I defriended a "friend" on Facebook today, the first time I've done that. And to be clear, this person was someone I went to school with and got along with, but was never close to; I think we might have gone for burritos once or twice, but that was the extent of the relationship. But I'd always thought of this person as a fairly intelligent, nice person. Well, they posted some remarks to their Facebook page that I found insulting and derogatory towards Indians (which I happen to be). My first knee-jerk reaction was to respond and point out the error of their ways. But then I thought, what's the point? He posted such a comment knowing that I was his friend and he probably has other Indians as friends and it didn't seem to bother him or filter his remarks. So I defriended him without a word.
I know ignorant people are plentiful in this world, especially online where they are not aware of the impact of their words; I learned that through the fanfic world. However, as much as one expects and to an extent, tolerates, such comments from relatively anonymous, non-flesh, non-RL contact people, it's hard to take from someone you considered a friend or acquaintance. In fact, I was so startled that I read his comments several times before I realized he was serious and not joking at all. I figure he can continue to share his ignorant opinions on Facebook; I'm just not going to read them myself. And at least, now I know where he stands so I can effectively write him off for the future.
When I first joined Facebook, it was a novelty -- all these people I hadn't seen or talked or thought of in years were at my fingertips. I was going through lists of people thinking, "I know you, what have you been up to?" The emails started going fast and furious. It was amazing to find out that some people were married, had a baby or two or three, and then to find out where they live. I don't know what I was thinking -- that as my life progressed, was everyone else right where I left them? It's disconcerting to say the least.
I've stopped actively looking for people to friend on Facebook. Part of it is because I've found everyone that I do want to be in touch with. Some of them are people I'm regularly in touch already (Hi Liz!), but others we haven't had any contact -- not even a Christmas card -- in years. In two cases, I knew I knew the person, but couldn't remember from where: high school? college? camp? Somewhere else entirely? It was mystifying to me. It then occurred to me that I have three groups of friends on Facebook.
The first group are the people I actively keep in touch with and even see in person regularly. The second group are people I don't keep in as close of touch anymore, maybe a Christmas card here and there, or an IM chat/email exchange every now and then, but we haven't seen each other in years. However, with this second group, there's still an active fondness and a definite desire to hang out if ever we're in the same geographic region again. And finally, the third group - people I have met/spent time with during the high school/college years, but never developed close enough relationships with to keep in touch later. Most of the people in this group are from high school.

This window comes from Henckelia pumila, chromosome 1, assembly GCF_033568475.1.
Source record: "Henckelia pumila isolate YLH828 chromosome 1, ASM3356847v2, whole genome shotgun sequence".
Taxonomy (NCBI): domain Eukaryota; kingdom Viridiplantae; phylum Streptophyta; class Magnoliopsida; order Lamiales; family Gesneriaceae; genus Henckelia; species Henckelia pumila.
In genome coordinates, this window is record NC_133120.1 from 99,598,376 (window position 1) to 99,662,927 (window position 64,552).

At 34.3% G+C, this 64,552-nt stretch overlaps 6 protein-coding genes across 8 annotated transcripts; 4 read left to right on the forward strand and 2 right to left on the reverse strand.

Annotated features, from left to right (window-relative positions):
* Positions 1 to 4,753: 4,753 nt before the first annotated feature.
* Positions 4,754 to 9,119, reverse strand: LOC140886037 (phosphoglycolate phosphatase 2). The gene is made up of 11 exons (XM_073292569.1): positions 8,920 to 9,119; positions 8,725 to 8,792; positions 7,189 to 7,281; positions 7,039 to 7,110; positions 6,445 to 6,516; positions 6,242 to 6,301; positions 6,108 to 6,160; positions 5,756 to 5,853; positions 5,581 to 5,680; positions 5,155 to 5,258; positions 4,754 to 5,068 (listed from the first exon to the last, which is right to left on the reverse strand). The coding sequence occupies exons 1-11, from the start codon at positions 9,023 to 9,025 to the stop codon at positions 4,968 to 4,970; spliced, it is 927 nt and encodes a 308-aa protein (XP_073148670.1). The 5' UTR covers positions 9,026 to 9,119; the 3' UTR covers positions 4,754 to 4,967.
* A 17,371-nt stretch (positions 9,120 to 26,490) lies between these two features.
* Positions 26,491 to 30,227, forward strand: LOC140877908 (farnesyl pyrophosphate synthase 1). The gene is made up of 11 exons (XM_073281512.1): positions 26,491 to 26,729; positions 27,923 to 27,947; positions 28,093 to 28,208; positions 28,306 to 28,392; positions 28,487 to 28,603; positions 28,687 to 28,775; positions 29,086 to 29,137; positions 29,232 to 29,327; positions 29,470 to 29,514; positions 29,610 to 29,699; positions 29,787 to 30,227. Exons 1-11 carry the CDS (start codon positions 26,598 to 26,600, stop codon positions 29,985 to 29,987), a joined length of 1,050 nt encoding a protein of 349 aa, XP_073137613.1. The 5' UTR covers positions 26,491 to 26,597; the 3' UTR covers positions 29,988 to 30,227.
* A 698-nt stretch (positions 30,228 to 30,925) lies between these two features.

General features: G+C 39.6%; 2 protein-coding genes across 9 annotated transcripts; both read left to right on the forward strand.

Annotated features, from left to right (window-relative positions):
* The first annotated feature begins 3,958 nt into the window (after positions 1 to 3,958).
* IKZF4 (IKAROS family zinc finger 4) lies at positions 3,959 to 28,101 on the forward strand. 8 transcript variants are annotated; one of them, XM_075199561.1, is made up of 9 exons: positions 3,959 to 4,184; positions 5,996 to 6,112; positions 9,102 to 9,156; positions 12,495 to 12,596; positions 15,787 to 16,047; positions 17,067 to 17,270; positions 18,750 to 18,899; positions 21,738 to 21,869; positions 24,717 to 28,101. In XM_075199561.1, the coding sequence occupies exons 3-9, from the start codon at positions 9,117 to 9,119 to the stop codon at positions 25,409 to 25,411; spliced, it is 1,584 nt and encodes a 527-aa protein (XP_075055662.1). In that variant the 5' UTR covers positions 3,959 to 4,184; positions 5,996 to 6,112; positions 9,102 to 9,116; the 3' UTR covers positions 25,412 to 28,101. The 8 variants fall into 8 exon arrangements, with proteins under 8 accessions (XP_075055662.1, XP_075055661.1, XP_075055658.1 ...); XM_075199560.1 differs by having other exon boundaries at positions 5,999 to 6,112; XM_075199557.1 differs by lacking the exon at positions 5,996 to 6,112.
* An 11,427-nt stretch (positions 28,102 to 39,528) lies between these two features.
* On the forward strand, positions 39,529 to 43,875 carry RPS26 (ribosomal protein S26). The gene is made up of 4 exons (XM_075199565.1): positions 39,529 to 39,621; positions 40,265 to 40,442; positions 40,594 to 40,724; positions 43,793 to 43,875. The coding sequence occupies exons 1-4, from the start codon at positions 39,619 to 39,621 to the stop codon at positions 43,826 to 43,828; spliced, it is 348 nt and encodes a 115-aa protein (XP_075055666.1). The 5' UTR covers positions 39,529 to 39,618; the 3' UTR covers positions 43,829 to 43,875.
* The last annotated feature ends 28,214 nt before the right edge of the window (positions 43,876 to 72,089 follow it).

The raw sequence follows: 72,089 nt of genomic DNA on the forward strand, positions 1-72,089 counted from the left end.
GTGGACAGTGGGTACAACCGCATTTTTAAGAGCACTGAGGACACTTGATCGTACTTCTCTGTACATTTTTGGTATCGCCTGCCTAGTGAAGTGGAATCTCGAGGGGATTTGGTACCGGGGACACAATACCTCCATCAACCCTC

Then there's the fourth group: people on whom I once spent time with but don't have any desire to renew any kind of acquaintance with them for whatever reason. I always feel bad when I ignore those requests/emails, but my thoughts have been lately, "What happens if I renew my friendship/acquaintance with this person?" Would it add to my life? Would I be happy that this person is back? Clearly there was a reason why I made a choice to minimize contact, so why would I start up again, knowing that no good could come out of it?
To me, that's the ultimate dilemma. I like using Facebook to send quick messages to my RL friends and planning meet-ups etc., and I like looking at the pictures and news from people who are in the second group. The third group is moderately amusing and nostalgic. The fourth group just plain out stresses me out because my instinct to do right and be polite is mitigated by the fact that sometimes people are oil and water and no good can come out of an attempt to stir the pot and come up with something new and equally unappetizing. Or something.
Facebook for the word games is a whole lot less complicated and less fraught with emotional social issues.
I got a lovely postcard today from our intrepid hiker, Alex, who spent the month of September tackling Kilimanjaro, which is completely awesome. She's gotten closer to the top of the world than anyone else I know and it's a super-human effort. Congrats, Alex -- 17,000 feet is an amazing feat worthy of many margaritas and poolboys (and girls!) galore! Check out Alex's blog over here for the full detail of her trip to Africa and Kilimanjaro.